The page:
When I was sixteen, I wrote a romance short story by stringing together clichés from Jean Kent and Candace Shelton’s The Romance Writers’ Phrase Book, a kind of thesaurus for expressions such as ‘his strong hands roamed like carefree mustangs over the melting softness of her body.’
Now, as I reread ‘The Dark and Stormy (And Writhing with the Raw Sensuousness that Pressed Them Together like Soldering Metals) Night’, the story sings with supercilious delight at my own cleverness. You can tell I felt no stake in this story. It was not about me, or for me.
This reminds me that romantic writing is more than just a genre narrating erotic love. The romantic is a powerfully subjective literary register, a mode of writing in which identification feels like surrender, and even like suffering.
The writing world today is grappling with a discourse we could dub ‘representativity’. This is the idea that writing should seek to represent the broadest possible range of human experience and in so doing enable more people to see themselves in it. Representativity is a progressive, recuperative discourse because it aims, through the act of representation, to restore to prominence those human subjectivities that were historically suppressed under capitalism, colonialism and heteropatriarchy.
In modernity, anglophone writing has naturalised the worldview of straight, white, cisgender men from the global north, leaving writers and readers constituted as other to identify with a perspective that holds them in contempt. WEB Du Bois called this cognitive dissonance ‘double consciousness’; Antonio Gramsci theorised ‘hegemony’; Laura Mulvey saw ‘the male gaze’; Susan Sontag noted ‘camp’.
Cross-identifying with writing is partial, oblique, contingent and subversive. By contrast, the representativity discourse is radically mimetic. Mimesis is the Aristotelian concept that literature is most successful when it powerfully evokes the reader’s own life experiences. Representativity, then, immerses a reader completely in their own subjectivity, freeing them from the need to quest for themselves in a story that is not ‘for’ them.
This is romantic: it is powerfully seductive to feel a writer has expressed your ‘true self’. In his 1992 book The Transformation of Intimacy, sociologist Anthony Giddens argues that the modern ideal of romantic love ‘presumes a psychic communication, a meeting of souls which is reparative in character’. For Giddens, it is no coincidence that romantic intimacy arose in tandem with the novel; both are narrative templates through which an incomplete, wounded subjectivity makes sense of itself through being seen, understood and accepted by another.
Because romantic intimacy depends on free and equal emotional communication, it democratises human relationships by insisting upon, in Giddens’ words, ‘respect for the independent views and personal traits of the other’. Storytelling, therefore, does not mimetically represent pre-existing conditions of life, but rather actively determines how we see ourselves and each other.
Let us return to the feelings associated with the romantic: not just intimacy (the feeling of being seen and understood) but also adventure and passion. In pre-modern Europe, chivalric romance was a genre of allegorical literary fantasy in which knights embarked on marvellous quests to prove their devotion to the married women for whom they burned with remote, spiritual eroticism.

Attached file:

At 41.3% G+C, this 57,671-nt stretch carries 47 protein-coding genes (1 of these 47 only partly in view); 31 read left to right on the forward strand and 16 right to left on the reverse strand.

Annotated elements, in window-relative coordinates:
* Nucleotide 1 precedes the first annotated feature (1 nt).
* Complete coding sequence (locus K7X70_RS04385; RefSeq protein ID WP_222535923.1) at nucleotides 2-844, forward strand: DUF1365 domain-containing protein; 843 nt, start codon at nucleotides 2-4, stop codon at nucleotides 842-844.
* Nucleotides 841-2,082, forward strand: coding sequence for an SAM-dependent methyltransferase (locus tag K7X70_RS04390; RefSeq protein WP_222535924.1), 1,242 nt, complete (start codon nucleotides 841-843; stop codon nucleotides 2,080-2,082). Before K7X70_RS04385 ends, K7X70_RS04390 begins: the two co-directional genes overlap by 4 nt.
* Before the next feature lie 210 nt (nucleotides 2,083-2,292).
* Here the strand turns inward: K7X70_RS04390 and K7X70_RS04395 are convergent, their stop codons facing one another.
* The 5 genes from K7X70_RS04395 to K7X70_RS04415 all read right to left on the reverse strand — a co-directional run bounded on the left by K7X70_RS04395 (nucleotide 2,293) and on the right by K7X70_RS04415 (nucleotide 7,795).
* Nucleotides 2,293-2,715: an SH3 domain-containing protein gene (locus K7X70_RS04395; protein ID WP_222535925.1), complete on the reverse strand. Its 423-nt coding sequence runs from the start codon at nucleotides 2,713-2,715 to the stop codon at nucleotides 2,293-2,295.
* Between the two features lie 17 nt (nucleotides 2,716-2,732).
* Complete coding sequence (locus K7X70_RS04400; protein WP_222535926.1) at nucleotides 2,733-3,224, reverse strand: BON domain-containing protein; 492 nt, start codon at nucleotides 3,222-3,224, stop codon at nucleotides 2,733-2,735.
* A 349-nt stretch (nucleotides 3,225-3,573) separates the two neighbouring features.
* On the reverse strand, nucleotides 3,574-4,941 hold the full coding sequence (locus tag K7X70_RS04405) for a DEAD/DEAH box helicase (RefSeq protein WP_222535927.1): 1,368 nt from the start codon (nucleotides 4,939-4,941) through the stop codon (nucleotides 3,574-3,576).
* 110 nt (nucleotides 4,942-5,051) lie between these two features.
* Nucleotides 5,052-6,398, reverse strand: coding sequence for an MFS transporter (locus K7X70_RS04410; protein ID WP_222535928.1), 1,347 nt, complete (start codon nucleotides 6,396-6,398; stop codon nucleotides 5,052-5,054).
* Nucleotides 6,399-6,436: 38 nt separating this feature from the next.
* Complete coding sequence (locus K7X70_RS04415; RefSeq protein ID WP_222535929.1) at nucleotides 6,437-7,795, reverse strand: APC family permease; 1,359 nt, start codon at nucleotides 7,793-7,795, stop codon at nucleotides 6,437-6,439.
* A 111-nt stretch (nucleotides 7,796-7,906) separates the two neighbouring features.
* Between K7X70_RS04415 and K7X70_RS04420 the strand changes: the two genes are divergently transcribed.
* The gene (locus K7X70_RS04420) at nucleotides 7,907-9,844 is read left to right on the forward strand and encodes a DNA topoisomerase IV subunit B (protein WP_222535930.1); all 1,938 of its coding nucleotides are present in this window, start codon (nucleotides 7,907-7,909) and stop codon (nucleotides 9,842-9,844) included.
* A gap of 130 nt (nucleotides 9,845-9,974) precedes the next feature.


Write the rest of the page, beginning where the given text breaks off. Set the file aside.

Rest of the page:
Medievalist scholars are still debating whether ‘courtly love’ was a real set of historical social values, or simply a literary device in the songs, poems and stories enjoyed by European nobles. But it fascinates me to consider it could be both: the polysemous subjectivities of chivalric romances opened up multiple ways for audiences to imagine themselves.
When a troubadour addressed the female subject of his poem as midons (‘my lord’), any female listener could imagine herself as the secret beloved. Furthermore – as those falsetto bards the Bee Gees would later sing – she could taste the power of being more than a woman. Men could identify their desires for social advancement in the knight’s quest, while also imagining themselves as objects of desire. ‘In this way,’ literary scholar Meg Bogin has observed, ‘the sexual expressed the social and the social the sexual.’
It was this pre-modern entwining of emotions, aesthetics and subjectivity that led eighteenth-century artists, writers and philosophers to reach for the term ‘romantic’ when championing subjective intensity of feeling over ‘classical’ Enlightenment intellectualism. Romantic literature was interested in passion – the emotion that had been absent from medieval marriage, and sublimated in chivalric romances.
In its religious sense, ‘passion’ implied suffering, but in Romantic literature it was closer to the sublime: the scary exhilaration of feeling unbounded by the self. In the literary context, Roland Barthes distinguishes between plaisir, the pleasure of reading in order to enjoy and know one’s own identity, and jouissance, a bliss that allows the reader to escape their own subject position.
I am often struck by the destabilising use of synecdoche in erotic writing. In sex scenes, the sovereignty of specific body parts and gestures breaks down into swooning generalities; the lovers become pure pronouns of feeling (‘then he was inside me’). At orgasm, the self explodes and drifts away, settling softly back onto the body.
In these fraught times, wanting to be ‘swept away’ by what we read is often couched as irresponsibly apolitical. But romantic writing ties emotions to subjectivity in inescapably political ways. Through acts of love, acts of writing and reading, acts of identification, the romantic register allows us to see ourselves completely, even if only for a brief, ecstatic moment.
Image: Howard Ignatius / flickr
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